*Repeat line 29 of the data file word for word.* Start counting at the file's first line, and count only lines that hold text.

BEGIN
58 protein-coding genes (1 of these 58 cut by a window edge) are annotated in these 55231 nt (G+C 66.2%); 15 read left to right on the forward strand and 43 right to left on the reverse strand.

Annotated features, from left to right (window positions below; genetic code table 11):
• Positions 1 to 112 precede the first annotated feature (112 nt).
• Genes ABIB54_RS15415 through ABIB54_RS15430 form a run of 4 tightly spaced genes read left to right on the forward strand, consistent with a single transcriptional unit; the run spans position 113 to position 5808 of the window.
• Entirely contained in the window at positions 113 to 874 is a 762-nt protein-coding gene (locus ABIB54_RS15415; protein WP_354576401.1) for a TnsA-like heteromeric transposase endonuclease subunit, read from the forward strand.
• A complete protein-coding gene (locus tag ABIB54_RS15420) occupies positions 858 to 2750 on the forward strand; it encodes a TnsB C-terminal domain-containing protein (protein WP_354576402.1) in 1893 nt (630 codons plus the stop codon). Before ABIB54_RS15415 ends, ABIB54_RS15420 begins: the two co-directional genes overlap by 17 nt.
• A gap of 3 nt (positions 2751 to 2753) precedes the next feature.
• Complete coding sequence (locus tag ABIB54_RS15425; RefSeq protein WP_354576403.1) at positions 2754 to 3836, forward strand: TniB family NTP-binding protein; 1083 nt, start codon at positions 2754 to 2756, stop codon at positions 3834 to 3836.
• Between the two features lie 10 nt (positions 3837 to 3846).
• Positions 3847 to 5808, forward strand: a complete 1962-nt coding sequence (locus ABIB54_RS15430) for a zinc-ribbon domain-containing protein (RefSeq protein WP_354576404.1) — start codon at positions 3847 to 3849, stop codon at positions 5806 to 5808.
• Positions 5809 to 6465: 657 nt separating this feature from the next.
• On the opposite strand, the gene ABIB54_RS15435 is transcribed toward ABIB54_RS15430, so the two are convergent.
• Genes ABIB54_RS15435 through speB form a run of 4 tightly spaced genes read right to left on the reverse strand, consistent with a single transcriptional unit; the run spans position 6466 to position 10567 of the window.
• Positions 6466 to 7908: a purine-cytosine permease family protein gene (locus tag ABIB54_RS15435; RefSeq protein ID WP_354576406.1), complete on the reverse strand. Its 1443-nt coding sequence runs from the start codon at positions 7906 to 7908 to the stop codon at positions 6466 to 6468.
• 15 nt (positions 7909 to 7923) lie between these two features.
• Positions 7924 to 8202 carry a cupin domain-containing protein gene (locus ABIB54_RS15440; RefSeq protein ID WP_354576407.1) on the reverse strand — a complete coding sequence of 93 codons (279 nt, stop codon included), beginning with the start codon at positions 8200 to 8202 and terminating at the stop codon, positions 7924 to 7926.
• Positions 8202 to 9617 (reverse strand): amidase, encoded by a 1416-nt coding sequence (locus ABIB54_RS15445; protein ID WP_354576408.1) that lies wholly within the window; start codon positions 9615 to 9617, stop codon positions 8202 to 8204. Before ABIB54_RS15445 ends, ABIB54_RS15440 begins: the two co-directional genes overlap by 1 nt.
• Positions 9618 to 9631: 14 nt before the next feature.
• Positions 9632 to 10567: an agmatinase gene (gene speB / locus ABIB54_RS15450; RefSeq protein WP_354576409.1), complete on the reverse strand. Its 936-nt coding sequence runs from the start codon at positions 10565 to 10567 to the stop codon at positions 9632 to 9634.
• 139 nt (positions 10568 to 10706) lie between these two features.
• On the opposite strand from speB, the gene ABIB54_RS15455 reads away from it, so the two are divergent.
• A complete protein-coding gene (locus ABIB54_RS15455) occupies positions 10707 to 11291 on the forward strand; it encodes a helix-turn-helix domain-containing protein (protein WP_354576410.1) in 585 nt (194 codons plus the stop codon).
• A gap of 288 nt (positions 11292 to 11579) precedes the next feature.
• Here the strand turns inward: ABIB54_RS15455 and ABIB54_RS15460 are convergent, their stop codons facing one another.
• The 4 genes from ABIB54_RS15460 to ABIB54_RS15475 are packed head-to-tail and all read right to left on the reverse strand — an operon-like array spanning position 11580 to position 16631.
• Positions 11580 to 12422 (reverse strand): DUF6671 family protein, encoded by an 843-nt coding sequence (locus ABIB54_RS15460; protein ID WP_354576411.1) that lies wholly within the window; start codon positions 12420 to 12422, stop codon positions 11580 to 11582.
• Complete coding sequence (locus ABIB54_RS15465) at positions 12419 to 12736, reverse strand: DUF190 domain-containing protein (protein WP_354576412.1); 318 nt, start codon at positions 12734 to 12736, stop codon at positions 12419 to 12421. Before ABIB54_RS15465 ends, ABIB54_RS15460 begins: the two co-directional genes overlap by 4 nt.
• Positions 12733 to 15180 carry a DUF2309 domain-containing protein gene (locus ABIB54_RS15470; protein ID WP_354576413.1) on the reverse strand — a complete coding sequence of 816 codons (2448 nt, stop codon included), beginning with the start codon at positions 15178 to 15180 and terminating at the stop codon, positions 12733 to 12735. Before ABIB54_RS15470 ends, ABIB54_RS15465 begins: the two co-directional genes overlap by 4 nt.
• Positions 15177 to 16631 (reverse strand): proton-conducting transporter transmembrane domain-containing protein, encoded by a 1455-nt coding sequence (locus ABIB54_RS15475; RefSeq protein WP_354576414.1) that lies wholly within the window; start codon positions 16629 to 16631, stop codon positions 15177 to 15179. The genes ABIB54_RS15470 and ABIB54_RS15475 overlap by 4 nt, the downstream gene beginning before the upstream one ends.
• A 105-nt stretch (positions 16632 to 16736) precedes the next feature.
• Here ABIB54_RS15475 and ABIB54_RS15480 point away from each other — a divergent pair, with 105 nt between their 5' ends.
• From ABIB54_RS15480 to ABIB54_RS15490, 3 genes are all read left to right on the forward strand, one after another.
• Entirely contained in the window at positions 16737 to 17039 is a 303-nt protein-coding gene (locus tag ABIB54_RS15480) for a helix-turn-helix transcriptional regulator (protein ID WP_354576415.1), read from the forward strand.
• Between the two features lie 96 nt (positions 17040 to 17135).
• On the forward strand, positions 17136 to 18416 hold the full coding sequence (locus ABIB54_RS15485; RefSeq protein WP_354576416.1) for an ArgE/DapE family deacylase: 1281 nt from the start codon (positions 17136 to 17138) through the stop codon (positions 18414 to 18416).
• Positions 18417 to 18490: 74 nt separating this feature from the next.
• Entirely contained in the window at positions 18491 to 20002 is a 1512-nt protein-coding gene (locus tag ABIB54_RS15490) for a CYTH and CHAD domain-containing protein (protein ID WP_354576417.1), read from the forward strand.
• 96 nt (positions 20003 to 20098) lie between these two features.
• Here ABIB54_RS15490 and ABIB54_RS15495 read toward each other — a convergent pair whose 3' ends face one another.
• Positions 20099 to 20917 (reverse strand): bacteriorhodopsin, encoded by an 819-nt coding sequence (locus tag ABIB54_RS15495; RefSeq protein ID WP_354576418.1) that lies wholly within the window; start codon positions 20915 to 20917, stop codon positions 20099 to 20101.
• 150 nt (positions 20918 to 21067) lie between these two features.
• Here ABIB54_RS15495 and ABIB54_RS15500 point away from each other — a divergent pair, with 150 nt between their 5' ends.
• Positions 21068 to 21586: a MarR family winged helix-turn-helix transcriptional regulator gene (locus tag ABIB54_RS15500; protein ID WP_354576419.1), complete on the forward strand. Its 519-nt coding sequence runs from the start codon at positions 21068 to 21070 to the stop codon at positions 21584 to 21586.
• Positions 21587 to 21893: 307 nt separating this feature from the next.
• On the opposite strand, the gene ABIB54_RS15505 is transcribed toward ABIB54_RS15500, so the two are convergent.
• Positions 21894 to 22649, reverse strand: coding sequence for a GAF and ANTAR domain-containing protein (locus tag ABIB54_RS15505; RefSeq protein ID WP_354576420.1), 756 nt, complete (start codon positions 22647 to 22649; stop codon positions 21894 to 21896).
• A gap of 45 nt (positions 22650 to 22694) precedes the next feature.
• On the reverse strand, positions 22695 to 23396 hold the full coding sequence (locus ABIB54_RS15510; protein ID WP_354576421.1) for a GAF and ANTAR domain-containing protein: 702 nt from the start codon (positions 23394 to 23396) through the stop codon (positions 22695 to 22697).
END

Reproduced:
• Positions 15177 to 16631 (reverse strand): proton-conducting transporter transmembrane domain-containing protein, encoded by a 1455-nt coding sequence (locus ABIB54_RS15475; RefSeq protein WP_354576414.1) that lies wholly within the window; start codon positions 16629 to 16631, stop codon positions 15177 to 15179. The genes ABIB54_RS15470 and ABIB54_RS15475 overlap by 4 nt, the downstream gene beginning before the upstream one ends.